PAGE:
A mechanical license grants a distributor the rights to record and distribute songs for private use, according to the American Society of Composers, Authors and Publishers (ASCAP). If you are manufacturing and distributing copies of a song, the lyrics of which you did not write and you have not yet signed an agreement with the song's publisher, you will need a mechanical license, regardless of whether you will sell these copies, per U.S. copyright law. If you wrote the song lyrics by yourself or the song is in the public domain, you do not need a mechanical license.
- Skill level:
Other People Are Reading
Choose the songs that you will reproduce in your record. Keep track of the names of the copyright owner or administrator (publisher) of each song and the full details of each song. For example, if you are in the United States, you can refer to performance rights organisations such as Broadcast Music, Inc. (BMI) or ASCAP to get the publisher's information.
Write to the publishers and request a mechanical license. You will need to pay a royalty to the publisher for every record that you will sell or distribute. For example, BMI can collect the royalties on behalf of the publishers and distribute it to those members later.
Make sure that the song is a nondramatic musical work. The song must not be a piece of an opera, a movie score or soundtrack. If the song is any of these, seek dramatic and grand rights, which are licensed by the composer or publishing company.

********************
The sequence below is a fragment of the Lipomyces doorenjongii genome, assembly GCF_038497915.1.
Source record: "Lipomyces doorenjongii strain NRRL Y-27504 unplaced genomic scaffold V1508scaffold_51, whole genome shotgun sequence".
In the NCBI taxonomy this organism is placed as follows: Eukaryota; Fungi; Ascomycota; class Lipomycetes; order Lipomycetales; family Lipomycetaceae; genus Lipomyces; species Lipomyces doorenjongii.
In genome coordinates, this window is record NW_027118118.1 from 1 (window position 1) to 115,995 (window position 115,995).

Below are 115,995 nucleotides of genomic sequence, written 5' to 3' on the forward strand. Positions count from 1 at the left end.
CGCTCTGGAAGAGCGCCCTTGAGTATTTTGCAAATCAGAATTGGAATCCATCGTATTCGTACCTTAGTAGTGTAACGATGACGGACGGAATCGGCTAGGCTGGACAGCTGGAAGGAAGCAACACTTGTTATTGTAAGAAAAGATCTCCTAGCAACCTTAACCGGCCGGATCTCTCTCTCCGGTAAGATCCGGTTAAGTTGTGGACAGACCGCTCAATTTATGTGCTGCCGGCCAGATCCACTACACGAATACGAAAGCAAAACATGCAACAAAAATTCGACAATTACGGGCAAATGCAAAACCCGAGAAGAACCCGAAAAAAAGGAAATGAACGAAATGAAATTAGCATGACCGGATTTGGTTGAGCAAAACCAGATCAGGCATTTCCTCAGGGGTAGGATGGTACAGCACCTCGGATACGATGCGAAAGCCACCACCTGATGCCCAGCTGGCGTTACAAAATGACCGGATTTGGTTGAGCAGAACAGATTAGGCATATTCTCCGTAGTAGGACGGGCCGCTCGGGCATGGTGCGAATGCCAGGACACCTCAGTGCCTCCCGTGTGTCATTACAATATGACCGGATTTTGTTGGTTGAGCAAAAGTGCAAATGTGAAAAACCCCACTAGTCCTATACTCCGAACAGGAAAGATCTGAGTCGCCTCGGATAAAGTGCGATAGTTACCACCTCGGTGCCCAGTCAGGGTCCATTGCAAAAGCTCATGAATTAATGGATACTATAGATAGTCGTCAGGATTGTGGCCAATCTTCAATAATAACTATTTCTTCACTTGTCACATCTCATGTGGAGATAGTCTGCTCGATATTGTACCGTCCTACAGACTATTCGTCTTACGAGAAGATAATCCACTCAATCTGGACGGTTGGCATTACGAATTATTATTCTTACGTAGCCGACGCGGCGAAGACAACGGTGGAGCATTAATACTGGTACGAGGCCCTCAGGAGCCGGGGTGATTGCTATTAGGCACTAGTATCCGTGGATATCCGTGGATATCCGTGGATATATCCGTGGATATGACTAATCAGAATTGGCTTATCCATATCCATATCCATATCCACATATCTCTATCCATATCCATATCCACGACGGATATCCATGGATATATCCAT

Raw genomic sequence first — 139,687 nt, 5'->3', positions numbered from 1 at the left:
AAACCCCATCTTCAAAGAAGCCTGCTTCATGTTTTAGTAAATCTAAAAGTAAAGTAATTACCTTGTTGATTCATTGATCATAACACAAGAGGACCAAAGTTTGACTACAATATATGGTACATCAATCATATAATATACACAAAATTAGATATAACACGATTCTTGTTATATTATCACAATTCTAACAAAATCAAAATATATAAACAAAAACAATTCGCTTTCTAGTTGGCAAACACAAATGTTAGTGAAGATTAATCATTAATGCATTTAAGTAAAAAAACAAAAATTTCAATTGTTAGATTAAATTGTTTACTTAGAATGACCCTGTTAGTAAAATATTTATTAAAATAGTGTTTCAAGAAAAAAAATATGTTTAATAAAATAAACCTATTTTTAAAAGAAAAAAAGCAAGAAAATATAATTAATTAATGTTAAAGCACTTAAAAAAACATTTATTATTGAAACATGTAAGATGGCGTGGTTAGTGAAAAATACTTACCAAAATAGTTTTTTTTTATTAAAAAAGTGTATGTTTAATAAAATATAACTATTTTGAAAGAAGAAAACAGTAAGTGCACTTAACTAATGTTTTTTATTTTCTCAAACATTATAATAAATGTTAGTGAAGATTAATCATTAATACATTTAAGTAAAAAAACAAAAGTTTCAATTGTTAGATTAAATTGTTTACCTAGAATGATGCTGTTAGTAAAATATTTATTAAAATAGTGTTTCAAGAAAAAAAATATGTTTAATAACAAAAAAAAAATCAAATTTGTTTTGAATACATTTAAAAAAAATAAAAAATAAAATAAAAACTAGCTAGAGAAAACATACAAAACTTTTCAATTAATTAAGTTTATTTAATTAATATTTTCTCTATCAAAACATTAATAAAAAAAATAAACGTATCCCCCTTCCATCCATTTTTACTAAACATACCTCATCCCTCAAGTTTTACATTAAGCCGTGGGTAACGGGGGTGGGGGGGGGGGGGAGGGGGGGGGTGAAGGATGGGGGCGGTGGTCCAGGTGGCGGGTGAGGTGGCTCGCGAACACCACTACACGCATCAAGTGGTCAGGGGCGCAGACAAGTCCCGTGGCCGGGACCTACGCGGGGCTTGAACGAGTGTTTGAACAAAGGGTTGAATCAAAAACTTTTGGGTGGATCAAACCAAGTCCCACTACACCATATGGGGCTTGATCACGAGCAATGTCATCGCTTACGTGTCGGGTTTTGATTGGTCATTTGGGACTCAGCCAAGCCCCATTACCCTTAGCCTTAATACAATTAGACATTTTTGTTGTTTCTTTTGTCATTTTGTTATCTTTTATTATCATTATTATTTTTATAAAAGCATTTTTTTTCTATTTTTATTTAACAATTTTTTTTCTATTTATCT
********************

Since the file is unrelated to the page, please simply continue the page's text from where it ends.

Distribute the song in phonorecords, which refers to an audio-only mechanical playback device. Also the song must be commercially available to the public. Mechanical license agreements require compliance with these two conditions.
Limit your usage of the song to phonorecords. If you want to make a video or put the song in a movie or CD-ROM, get the publisher's permission again.
File a notice of intention to obtain a compulsory license with the Copyright Office's Licensing Division in the Library of Congress if you meet the above requirements.
Get a compulsory mechanical license if you cannot find the copyright holders of the songs. You can file using the same notice of intention. File for a license to each song separately and pay a fee for each. The fee is £7 as of August 2010.
Pay mechanical royalties on every record that you distribute every month to one of the three corresponding performance rights organisations in the United States: ASCAP, BMI or SESAC, originally known as the Society of European Stage Authors & Composers.
Tips and warnings
- Negotiate with the publisher before getting the mechanical license. You can negotiate the percentage of the statutory rate you agree to pay to as little as 50 per cent.
- 20 of the funniest online reviews ever
- 14 Biggest lies people tell in online dating sites
- Hilarious things Google thinks you're trying to search for